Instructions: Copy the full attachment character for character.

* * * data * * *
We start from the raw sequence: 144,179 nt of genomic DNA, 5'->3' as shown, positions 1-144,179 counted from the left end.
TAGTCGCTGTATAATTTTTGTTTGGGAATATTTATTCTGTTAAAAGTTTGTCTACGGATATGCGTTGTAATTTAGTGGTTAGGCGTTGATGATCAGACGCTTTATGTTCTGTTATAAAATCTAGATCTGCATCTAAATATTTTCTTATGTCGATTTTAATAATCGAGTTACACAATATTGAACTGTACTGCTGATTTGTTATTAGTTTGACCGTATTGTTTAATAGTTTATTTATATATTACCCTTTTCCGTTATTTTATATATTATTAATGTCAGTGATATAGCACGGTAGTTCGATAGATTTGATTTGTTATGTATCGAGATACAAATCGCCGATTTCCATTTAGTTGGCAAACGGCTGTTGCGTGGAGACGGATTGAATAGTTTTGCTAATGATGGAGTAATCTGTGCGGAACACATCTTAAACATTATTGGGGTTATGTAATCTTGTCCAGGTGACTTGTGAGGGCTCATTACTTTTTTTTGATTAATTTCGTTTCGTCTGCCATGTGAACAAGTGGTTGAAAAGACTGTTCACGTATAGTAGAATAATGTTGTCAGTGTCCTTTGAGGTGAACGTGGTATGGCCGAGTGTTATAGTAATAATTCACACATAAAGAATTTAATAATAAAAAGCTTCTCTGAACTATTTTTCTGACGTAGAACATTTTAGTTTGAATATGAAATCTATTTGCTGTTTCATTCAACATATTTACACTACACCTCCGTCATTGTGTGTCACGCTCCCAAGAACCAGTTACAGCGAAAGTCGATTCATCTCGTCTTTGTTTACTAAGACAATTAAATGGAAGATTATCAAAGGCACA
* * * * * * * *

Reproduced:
We start from the raw sequence: 144,179 nt of genomic DNA, 5'->3' as shown, positions 1-144,179 counted from the left end.
TAGTCGCTGTATAATTTTTGTTTGGGAATATTTATTCTGTTAAAAGTTTGTCTACGGATATGCGTTGTAATTTAGTGGTTAGGCGTTGATGATCAGACGCTTTATGTTCTGTTATAAAATCTAGATCTGCATCTAAATATTTTCTTATGTCGATTTTAATAATCGAGTTACACAATATTGAACTGTACTGCTGATTTGTTATTAGTTTGACCGTATTGTTTAATAGTTTATTTATATATTACCCTTTTCCGTTATTTTATATATTATTAATGTCAGTGATATAGCACGGTAGTTCGATAGATTTGATTTGTTATGTATCGAGATACAAATCGCCGATTTCCATTTAGTTGGCAAACGGCTGTTGCGTGGAGACGGATTGAATAGTTTTGCTAATGATGGAGTAATCTGTGCGGAACACATCTTAAACATTATTGGGGTTATGTAATCTTGTCCAGGTGACTTGTGAGGGCTCATTACTTTTTTTTGATTAATTTCGTTTCGTCTGCCATGTGAACAAGTGGTTGAAAAGACTGTTCACGTATAGTAGAATAATGTTGTCAGTGTCCTTTGAGGTGAACGTGGTATGGCCGAGTGTTATAGTAATAATTCACACATAAAGAATTTAATAATAAAAAGCTTCTCTGAACTATTTTTCTGACGTAGAACATTTTAGTTTGAATATGAAATCTATTTGCTGTTTCATTCAACATATTTACACTACACCTCCGTCATTGTGTGTCACGCTCCCAAGAACCAGTTACAGCGAAAGTCGATTCATCTCGTCTTTGTTTACTAAGACAATTAAATGGAAGATTATCAAAGGCACA